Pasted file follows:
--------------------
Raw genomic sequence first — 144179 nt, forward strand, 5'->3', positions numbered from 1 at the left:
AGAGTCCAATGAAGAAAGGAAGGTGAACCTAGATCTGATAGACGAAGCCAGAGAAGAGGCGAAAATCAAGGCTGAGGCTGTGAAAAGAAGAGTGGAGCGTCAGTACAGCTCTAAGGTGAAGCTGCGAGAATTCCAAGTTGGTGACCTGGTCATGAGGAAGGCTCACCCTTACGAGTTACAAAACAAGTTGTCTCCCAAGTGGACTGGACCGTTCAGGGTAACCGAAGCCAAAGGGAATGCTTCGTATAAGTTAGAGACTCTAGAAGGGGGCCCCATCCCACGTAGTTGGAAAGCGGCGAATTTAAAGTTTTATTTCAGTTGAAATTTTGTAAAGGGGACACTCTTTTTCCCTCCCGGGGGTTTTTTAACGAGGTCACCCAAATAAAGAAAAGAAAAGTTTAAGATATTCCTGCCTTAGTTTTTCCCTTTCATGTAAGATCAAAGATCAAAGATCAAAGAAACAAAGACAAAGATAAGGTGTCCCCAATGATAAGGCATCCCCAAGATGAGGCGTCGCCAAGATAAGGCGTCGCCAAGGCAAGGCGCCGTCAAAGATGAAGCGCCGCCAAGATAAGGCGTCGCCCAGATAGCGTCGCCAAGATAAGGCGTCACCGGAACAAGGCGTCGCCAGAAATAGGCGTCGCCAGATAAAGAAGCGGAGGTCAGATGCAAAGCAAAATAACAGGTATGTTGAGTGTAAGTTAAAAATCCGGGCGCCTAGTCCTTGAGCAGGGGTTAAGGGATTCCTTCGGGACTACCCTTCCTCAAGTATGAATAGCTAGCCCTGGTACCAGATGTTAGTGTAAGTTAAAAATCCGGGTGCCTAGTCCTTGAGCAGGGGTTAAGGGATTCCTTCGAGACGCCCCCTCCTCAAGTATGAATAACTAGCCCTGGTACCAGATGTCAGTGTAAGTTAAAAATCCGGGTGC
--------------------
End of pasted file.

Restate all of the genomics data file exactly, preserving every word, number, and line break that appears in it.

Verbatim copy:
Raw genomic sequence first — 144179 nt, forward strand, 5'->3', positions numbered from 1 at the left:
AGAGTCCAATGAAGAAAGGAAGGTGAACCTAGATCTGATAGACGAAGCCAGAGAAGAGGCGAAAATCAAGGCTGAGGCTGTGAAAAGAAGAGTGGAGCGTCAGTACAGCTCTAAGGTGAAGCTGCGAGAATTCCAAGTTGGTGACCTGGTCATGAGGAAGGCTCACCCTTACGAGTTACAAAACAAGTTGTCTCCCAAGTGGACTGGACCGTTCAGGGTAACCGAAGCCAAAGGGAATGCTTCGTATAAGTTAGAGACTCTAGAAGGGGGCCCCATCCCACGTAGTTGGAAAGCGGCGAATTTAAAGTTTTATTTCAGTTGAAATTTTGTAAAGGGGACACTCTTTTTCCCTCCCGGGGGTTTTTTAACGAGGTCACCCAAATAAAGAAAAGAAAAGTTTAAGATATTCCTGCCTTAGTTTTTCCCTTTCATGTAAGATCAAAGATCAAAGATCAAAGAAACAAAGACAAAGATAAGGTGTCCCCAATGATAAGGCATCCCCAAGATGAGGCGTCGCCAAGATAAGGCGTCGCCAAGGCAAGGCGCCGTCAAAGATGAAGCGCCGCCAAGATAAGGCGTCGCCCAGATAGCGTCGCCAAGATAAGGCGTCACCGGAACAAGGCGTCGCCAGAAATAGGCGTCGCCAGATAAAGAAGCGGAGGTCAGATGCAAAGCAAAATAACAGGTATGTTGAGTGTAAGTTAAAAATCCGGGCGCCTAGTCCTTGAGCAGGGGTTAAGGGATTCCTTCGGGACTACCCTTCCTCAAGTATGAATAGCTAGCCCTGGTACCAGATGTTAGTGTAAGTTAAAAATCCGGGTGCCTAGTCCTTGAGCAGGGGTTAAGGGATTCCTTCGAGACGCCCCCTCCTCAAGTATGAATAACTAGCCCTGGTACCAGATGTCAGTGTAAGTTAAAAATCCGGGTGC